The use of Wharton’s jelly allografts may be able to decrease healing times and improve outcomes in treating temporomandibular joint (TMJ) defects, according to a study published in the Journal of Dentistry.
Board-certified sleep medicine and craniofacial pain specialists Ryan Robinson, DDS, and Rachel Reynolds, FNP-C, of The Pain and Sleep Therapy Center presented a novel case series studying the application of Regenative Labs’ Wharton’s jelly, an umbilical cord connective tissue, to the structural tissue defect of the temporomandibular joint.
“We’ve seen a decrease in terms of healing time for patients when we’ve compared it to other types of injections that we’ve used previously for patients with temporomandibular joint dysfunction (TMD). We’ve also seen improvement in outcomes for patients who’ve been utilizing Wharton’s jelly in conjunction with other types of modalities that we’ve used for these patients,” says Reynolds in a release.
Nearly 10 million patients experience TMD in the United States each year. These patients often experience symptoms ranging from joint arthralgia, displacement, degenerative arthritis, limited and painful mouth opening, painful subluxation of the joint, joint clicking, and referred pain to the periauricular area or head and neck muscles. Although there are many treatments for TMD, therapy specific to degenerative pathology of the TMJ disc itself is limited in scope and therapeutic effect.
Standard treatment includes simply resting the jaw muscles and avoiding use, massage, physical therapy, medication management, and surgery. The rising annual number of surgeries and high out-of-pocket costs for patients are enough to implement conservative protocols alternative to invasive surgical repair of the TMJ, according to the researchers.
“Today, we see many physicians who are wary about treating TMJ and often revert to standard surgical treatments. Showing the outcomes that we have for patients will hopefully help to bolster more physicians to join us in using more conservative treatments. Our patients deserve more options,” says Reynolds in the release.
The five patients in this case series presented with chronic refractory TMD, specifically from severe degeneration of the structural tissues within the joint and had failed standard-of-care practices for at least three months. After one application of Regenative’s Wharton’s jelly allograft, the patient’s pain improved by an average of 75% after 90 days.
“A few years ago, we started using PRF (platelet-rich fibrin) therapy in the jaw joint, and we thought that was revolutionary. We have seen amazing results; however, the protocol involves additional technology like a centrifuge and consists of multiple rounds of injections to get the desired outcome. It also subjectively eliminates some patients from treatment who are opposed to blood draws on themselves,” says Robinson in a release. “With Wharton’s jelly, there is only one injection, which makes the application much easier, more convenient, and less invasive to the patient. What’s most exciting is the results we are seeing. We’re seeing much better patient outcomes than any other modality we’ve ever treated. We’re really excited to continue the use of Wharton’s jelly in our Pain and Sleep clinic and it soon becoming a routine standard for our patients who can benefit.”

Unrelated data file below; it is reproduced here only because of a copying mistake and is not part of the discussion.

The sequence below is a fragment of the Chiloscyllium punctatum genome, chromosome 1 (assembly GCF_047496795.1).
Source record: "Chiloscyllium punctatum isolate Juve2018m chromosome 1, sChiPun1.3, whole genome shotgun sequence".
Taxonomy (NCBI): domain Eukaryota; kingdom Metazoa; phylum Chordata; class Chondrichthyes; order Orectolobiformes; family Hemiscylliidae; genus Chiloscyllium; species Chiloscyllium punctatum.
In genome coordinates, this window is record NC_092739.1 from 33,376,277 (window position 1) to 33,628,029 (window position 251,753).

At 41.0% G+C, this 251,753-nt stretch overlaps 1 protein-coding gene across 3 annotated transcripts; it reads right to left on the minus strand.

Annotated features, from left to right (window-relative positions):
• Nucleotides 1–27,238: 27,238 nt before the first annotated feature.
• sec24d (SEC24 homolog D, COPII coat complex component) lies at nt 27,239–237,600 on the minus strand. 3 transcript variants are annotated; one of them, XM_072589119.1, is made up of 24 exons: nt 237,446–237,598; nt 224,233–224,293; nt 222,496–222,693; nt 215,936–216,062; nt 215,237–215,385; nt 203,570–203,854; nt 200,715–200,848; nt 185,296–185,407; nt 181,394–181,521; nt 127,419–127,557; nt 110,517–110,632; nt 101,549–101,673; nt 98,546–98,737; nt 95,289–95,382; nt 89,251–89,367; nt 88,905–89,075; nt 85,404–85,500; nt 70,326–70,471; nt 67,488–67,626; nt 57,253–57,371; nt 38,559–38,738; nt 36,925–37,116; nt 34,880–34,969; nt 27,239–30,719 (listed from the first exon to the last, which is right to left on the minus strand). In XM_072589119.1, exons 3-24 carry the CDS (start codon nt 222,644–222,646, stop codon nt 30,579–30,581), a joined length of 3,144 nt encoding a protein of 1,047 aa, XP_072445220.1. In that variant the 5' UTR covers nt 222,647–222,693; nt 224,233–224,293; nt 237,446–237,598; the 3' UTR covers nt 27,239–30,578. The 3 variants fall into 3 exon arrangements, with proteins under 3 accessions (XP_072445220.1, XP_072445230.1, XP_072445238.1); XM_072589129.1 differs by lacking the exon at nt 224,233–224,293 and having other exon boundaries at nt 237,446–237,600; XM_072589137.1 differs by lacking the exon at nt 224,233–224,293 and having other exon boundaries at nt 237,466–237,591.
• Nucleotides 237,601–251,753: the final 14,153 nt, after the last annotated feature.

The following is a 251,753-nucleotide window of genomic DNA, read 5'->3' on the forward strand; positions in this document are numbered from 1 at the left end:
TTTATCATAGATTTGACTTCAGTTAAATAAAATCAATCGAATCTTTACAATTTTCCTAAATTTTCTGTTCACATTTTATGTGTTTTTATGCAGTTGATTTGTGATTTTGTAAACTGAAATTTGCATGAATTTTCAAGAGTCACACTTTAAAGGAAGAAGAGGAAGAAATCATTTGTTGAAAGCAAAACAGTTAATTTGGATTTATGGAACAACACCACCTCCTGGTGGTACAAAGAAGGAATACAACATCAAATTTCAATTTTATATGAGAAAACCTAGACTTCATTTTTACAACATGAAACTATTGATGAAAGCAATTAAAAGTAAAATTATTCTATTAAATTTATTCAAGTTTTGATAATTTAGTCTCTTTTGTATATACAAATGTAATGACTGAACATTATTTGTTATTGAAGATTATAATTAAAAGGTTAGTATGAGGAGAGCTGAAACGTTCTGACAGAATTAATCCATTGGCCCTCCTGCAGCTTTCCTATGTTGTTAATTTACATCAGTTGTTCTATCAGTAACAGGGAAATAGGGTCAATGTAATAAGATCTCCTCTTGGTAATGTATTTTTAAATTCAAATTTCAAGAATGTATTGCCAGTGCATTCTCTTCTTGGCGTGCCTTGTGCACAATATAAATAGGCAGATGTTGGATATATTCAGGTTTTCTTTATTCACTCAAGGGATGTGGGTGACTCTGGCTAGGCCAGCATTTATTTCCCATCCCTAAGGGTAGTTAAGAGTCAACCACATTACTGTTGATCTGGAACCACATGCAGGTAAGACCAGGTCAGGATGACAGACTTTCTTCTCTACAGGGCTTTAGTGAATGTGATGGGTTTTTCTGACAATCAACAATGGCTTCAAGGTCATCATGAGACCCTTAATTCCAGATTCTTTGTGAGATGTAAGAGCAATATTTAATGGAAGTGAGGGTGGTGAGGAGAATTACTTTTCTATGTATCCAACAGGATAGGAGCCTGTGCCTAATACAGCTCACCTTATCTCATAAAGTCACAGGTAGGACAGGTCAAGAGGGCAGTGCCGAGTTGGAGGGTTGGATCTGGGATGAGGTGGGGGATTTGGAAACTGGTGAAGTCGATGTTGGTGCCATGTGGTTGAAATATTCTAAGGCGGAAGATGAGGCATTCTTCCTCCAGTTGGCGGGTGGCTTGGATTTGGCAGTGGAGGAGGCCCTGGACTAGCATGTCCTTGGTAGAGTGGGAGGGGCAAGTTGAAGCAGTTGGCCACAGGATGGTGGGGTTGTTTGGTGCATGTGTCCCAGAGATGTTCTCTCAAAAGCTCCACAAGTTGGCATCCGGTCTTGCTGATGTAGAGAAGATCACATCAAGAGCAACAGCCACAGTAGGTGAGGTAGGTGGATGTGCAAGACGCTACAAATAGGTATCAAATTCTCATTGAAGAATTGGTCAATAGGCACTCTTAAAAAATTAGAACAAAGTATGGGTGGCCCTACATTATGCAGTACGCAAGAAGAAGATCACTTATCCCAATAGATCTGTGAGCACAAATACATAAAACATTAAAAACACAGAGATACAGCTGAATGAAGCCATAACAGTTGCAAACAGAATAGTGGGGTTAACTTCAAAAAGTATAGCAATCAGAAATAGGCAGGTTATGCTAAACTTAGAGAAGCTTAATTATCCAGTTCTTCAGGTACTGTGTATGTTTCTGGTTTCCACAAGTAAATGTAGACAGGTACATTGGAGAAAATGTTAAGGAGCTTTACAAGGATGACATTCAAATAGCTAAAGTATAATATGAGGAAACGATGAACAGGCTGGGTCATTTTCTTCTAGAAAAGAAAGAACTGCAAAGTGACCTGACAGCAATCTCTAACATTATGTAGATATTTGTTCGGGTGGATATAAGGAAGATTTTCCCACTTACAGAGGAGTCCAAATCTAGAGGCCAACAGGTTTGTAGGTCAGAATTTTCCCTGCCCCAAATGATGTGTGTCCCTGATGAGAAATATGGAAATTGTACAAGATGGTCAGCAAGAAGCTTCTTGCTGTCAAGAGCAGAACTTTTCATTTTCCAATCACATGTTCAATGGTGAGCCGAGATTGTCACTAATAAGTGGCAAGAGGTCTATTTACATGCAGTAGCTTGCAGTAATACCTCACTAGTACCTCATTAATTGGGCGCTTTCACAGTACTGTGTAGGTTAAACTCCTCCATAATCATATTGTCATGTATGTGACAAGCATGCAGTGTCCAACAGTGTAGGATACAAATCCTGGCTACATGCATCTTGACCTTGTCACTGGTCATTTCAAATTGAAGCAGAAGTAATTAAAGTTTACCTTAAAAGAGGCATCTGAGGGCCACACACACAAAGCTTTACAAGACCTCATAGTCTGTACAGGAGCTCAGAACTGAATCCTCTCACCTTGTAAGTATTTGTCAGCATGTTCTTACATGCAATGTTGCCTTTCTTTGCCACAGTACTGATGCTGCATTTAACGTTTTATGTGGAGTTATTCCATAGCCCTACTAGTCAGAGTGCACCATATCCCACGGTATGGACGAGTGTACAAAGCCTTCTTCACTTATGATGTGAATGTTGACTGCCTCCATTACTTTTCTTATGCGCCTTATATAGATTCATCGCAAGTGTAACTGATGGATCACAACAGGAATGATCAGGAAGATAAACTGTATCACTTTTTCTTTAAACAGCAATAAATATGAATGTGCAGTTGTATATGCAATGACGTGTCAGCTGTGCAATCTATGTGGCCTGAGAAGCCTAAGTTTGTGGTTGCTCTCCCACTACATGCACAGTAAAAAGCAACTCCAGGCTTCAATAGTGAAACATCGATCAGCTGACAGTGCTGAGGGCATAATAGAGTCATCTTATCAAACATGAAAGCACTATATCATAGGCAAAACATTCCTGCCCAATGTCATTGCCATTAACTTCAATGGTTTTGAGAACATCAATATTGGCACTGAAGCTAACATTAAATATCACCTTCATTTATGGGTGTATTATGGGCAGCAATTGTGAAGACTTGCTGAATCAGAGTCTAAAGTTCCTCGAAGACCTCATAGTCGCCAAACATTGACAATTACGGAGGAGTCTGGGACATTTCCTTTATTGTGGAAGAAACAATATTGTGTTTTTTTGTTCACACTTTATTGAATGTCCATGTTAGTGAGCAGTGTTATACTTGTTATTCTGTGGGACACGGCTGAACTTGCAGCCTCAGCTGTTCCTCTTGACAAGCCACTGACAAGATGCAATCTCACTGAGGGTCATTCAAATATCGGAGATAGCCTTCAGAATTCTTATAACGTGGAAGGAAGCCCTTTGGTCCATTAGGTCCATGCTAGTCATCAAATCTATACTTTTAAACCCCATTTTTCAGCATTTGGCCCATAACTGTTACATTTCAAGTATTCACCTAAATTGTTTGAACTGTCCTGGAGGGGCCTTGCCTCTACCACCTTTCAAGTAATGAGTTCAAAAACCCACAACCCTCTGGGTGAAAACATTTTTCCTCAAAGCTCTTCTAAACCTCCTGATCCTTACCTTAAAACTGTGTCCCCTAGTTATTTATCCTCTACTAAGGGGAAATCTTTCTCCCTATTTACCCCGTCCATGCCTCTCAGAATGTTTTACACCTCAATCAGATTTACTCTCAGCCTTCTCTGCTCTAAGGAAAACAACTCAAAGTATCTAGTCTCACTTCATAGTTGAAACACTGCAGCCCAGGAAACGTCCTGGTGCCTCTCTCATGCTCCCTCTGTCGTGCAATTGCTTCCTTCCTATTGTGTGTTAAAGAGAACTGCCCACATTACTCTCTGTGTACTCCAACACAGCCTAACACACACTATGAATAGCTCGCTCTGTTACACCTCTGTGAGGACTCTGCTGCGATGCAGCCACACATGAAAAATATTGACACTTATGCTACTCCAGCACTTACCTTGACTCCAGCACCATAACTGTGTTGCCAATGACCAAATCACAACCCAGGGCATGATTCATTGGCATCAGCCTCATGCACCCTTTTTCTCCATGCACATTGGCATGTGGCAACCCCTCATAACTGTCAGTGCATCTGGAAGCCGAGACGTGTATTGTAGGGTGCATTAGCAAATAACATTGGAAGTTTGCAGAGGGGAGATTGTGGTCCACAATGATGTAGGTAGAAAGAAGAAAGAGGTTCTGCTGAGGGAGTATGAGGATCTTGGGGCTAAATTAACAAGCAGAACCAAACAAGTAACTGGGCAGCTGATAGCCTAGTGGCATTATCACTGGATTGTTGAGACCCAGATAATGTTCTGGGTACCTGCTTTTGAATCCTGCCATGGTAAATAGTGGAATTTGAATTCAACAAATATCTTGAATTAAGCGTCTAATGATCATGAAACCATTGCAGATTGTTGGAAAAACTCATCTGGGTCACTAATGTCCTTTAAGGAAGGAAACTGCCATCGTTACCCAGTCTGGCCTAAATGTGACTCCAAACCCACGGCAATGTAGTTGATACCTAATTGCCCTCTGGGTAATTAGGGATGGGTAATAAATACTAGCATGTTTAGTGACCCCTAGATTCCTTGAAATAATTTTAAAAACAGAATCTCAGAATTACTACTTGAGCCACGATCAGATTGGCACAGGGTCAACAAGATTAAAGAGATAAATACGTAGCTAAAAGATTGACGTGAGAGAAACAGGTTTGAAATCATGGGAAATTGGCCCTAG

To advance the necessary research and fill the need for non-surgical alternatives, Regenative has been tracking data in its retrospective data repository in which physicians across specialties submit patient data as they track patient outcomes up to 120 days after the patient receives an application of Regenative’s products, like its Wharton’s jelly allografts.
Regenative has collected data from clinics nationwide on Wharton’s jelly homologous-use applications around the body. Still, very few have documented data on the jaw joint, and Regenative is excited to highlight this unique procedure in the first of many publications on regenerative orthodontic medicine, according to a release from the company.
“Given the high incidence rate and few effective treatment options for defects in the temporomandibular joint, this study aims to provide a new, promising alternative intervention for patients who have failed all other standard-of-care treatments. This is just one of many homologous-use applications in regenerative medicine to improve patient outcomes,” says Regenative CEO Tyler Barrett in a release.
Barrett and his team hope to enlist physicians to take part in studies regarding uncovered uses. Physicians will have their outcomes highlighted, furthering the understanding of regenerative medicine and uncovering new applications for this groundbreaking field of medicine.
“We’re doing the research at Regenative, and the results are very promising. We are calling on all physicians across the country to engage with us to advance the field of regenerative medicine,” Barrett says in the release. Practices that are interested can contact Regenative.